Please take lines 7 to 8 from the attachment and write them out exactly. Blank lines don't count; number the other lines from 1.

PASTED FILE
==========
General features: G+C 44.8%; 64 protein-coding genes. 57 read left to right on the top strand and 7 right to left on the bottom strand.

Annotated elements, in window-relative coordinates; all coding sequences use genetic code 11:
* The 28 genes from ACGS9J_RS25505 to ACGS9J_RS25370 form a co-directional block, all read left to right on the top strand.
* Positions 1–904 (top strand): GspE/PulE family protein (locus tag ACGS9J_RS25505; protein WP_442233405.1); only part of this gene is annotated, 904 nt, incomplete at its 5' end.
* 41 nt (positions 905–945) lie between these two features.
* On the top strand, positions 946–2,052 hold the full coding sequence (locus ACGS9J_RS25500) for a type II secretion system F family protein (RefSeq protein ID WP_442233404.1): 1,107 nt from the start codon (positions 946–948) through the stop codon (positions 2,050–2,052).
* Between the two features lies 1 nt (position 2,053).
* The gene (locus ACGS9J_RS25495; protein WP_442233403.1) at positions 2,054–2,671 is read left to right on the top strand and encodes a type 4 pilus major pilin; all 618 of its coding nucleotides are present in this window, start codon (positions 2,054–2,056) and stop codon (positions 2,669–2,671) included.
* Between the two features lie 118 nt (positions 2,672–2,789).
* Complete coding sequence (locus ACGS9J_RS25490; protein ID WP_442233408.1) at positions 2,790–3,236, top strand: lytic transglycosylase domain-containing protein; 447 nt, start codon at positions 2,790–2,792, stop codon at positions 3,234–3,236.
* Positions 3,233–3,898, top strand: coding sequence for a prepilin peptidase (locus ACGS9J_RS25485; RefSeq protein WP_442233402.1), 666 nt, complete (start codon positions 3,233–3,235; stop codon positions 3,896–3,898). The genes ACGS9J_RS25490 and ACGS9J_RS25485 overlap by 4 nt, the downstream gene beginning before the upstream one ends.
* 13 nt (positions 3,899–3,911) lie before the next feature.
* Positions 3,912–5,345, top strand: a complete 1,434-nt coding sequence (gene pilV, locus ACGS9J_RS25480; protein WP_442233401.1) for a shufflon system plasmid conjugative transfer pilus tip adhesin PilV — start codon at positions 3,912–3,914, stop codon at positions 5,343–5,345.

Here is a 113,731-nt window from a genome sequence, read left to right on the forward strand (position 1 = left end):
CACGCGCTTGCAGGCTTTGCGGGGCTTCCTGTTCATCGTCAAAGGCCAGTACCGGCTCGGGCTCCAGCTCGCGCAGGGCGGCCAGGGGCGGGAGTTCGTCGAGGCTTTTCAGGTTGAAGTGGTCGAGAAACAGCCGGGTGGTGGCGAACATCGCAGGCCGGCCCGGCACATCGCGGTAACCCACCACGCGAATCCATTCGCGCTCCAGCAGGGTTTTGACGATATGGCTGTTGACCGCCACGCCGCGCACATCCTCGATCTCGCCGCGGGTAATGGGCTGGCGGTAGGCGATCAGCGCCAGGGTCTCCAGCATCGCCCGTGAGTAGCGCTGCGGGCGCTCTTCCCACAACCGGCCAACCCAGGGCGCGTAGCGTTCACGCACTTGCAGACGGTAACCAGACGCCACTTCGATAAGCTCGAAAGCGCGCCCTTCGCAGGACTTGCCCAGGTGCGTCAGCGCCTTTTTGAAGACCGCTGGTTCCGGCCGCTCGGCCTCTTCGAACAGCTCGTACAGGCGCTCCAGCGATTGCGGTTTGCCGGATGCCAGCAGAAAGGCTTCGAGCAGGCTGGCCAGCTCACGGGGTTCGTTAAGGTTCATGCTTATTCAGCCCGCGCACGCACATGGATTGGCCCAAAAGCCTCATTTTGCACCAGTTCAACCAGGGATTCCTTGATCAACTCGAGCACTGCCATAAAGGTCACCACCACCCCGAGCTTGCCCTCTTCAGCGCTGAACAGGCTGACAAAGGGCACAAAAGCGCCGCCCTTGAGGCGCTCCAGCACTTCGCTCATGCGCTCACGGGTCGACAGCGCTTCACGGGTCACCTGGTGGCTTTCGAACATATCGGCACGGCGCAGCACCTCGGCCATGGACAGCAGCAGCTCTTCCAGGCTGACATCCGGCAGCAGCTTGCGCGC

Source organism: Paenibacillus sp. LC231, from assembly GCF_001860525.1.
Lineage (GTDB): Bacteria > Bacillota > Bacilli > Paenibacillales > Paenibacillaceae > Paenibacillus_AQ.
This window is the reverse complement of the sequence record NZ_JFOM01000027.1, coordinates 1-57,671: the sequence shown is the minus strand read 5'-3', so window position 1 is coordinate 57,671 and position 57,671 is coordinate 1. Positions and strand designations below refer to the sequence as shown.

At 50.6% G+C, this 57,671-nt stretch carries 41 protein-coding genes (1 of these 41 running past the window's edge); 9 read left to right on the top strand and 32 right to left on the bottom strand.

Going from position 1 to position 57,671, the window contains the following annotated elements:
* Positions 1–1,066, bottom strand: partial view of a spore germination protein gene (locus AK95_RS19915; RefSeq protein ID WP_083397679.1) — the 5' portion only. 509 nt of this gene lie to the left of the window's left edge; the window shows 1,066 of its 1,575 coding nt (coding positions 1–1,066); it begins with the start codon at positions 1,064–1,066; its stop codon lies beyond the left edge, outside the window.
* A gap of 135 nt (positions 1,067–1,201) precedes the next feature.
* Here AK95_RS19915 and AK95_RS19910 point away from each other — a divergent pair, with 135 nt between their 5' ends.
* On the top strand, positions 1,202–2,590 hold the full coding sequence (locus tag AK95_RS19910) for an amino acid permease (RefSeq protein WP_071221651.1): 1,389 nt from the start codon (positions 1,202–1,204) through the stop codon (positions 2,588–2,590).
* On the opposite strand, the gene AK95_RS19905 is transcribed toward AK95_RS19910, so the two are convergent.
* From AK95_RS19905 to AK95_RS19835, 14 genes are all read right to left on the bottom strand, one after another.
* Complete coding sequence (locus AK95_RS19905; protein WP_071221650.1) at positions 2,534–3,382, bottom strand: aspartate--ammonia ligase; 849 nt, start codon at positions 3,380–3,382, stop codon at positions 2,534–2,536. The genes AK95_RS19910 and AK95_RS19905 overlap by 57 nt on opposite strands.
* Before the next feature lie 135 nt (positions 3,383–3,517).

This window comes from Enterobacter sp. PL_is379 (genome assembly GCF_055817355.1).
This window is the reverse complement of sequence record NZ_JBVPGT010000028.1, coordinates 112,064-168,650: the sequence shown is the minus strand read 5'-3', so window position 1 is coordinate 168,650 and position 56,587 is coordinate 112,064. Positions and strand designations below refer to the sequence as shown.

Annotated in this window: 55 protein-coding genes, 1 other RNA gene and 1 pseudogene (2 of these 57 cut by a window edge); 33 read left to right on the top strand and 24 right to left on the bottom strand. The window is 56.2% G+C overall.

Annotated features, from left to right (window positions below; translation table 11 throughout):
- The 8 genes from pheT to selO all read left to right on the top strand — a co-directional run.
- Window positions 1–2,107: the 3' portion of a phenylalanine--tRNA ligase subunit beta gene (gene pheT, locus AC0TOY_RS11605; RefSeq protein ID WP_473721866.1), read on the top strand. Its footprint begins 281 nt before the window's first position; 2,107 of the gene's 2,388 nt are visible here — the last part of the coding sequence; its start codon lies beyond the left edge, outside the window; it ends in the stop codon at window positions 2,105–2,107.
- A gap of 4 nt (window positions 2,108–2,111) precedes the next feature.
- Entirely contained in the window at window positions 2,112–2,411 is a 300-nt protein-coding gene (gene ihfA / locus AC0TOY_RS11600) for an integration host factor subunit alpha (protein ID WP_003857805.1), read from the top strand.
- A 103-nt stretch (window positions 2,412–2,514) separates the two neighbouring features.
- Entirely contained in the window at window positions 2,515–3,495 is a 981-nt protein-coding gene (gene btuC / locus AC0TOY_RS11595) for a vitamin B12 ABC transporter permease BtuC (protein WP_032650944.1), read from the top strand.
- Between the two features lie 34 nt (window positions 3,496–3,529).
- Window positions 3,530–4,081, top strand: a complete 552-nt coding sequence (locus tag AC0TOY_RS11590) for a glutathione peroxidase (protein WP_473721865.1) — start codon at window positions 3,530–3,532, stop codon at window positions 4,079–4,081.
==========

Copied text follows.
* Between the two features lies 1 nt (position 2,053).
* The gene (locus ACGS9J_RS25495; protein WP_442233403.1) at positions 2,054–2,671 is read left to right on the top strand and encodes a type 4 pilus major pilin; all 618 of its coding nucleotides are present in this window, start codon (positions 2,054–2,056) and stop codon (positions 2,669–2,671) included.